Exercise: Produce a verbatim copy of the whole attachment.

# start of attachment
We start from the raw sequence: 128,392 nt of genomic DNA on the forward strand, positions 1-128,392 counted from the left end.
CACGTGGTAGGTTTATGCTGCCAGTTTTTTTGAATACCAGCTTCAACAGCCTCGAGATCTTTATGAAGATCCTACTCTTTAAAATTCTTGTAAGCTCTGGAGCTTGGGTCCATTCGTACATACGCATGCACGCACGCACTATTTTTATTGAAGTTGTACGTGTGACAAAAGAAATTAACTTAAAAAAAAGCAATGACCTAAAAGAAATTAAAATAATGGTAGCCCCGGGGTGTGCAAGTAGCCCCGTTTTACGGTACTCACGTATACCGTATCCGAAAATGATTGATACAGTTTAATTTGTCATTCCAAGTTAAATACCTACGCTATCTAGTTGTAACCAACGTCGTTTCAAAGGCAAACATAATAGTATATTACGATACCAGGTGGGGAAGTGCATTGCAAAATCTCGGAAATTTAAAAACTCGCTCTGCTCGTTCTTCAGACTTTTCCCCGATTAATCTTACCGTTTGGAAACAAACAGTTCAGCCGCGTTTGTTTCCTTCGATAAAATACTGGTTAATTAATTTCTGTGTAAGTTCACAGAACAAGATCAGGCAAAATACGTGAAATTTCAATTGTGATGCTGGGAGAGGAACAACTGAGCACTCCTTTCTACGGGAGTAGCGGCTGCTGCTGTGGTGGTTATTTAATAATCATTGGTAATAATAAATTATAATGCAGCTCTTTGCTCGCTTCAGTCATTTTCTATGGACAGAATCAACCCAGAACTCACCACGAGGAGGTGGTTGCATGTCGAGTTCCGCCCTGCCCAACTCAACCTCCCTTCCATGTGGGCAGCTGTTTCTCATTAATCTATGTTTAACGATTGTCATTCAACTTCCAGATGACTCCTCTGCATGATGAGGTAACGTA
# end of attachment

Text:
We start from the raw sequence: 128,392 nt of genomic DNA on the forward strand, positions 1-128,392 counted from the left end.
CACGTGGTAGGTTTATGCTGCCAGTTTTTTTGAATACCAGCTTCAACAGCCTCGAGATCTTTATGAAGATCCTACTCTTTAAAATTCTTGTAAGCTCTGGAGCTTGGGTCCATTCGTACATACGCATGCACGCACGCACTATTTTTATTGAAGTTGTACGTGTGACAAAAGAAATTAACTTAAAAAAAAGCAATGACCTAAAAGAAATTAAAATAATGGTAGCCCCGGGGTGTGCAAGTAGCCCCGTTTTACGGTACTCACGTATACCGTATCCGAAAATGATTGATACAGTTTAATTTGTCATTCCAAGTTAAATACCTACGCTATCTAGTTGTAACCAACGTCGTTTCAAAGGCAAACATAATAGTATATTACGATACCAGGTGGGGAAGTGCATTGCAAAATCTCGGAAATTTAAAAACTCGCTCTGCTCGTTCTTCAGACTTTTCCCCGATTAATCTTACCGTTTGGAAACAAACAGTTCAGCCGCGTTTGTTTCCTTCGATAAAATACTGGTTAATTAATTTCTGTGTAAGTTCACAGAACAAGATCAGGCAAAATACGTGAAATTTCAATTGTGATGCTGGGAGAGGAACAACTGAGCACTCCTTTCTACGGGAGTAGCGGCTGCTGCTGTGGTGGTTATTTAATAATCATTGGTAATAATAAATTATAATGCAGCTCTTTGCTCGCTTCAGTCATTTTCTATGGACAGAATCAACCCAGAACTCACCACGAGGAGGTGGTTGCATGTCGAGTTCCGCCCTGCCCAACTCAACCTCCCTTCCATGTGGGCAGCTGTTTCTCATTAATCTATGTTTAACGATTGTCATTCAACTTCCAGATGACTCCTCTGCATGATGAGGTAACGTA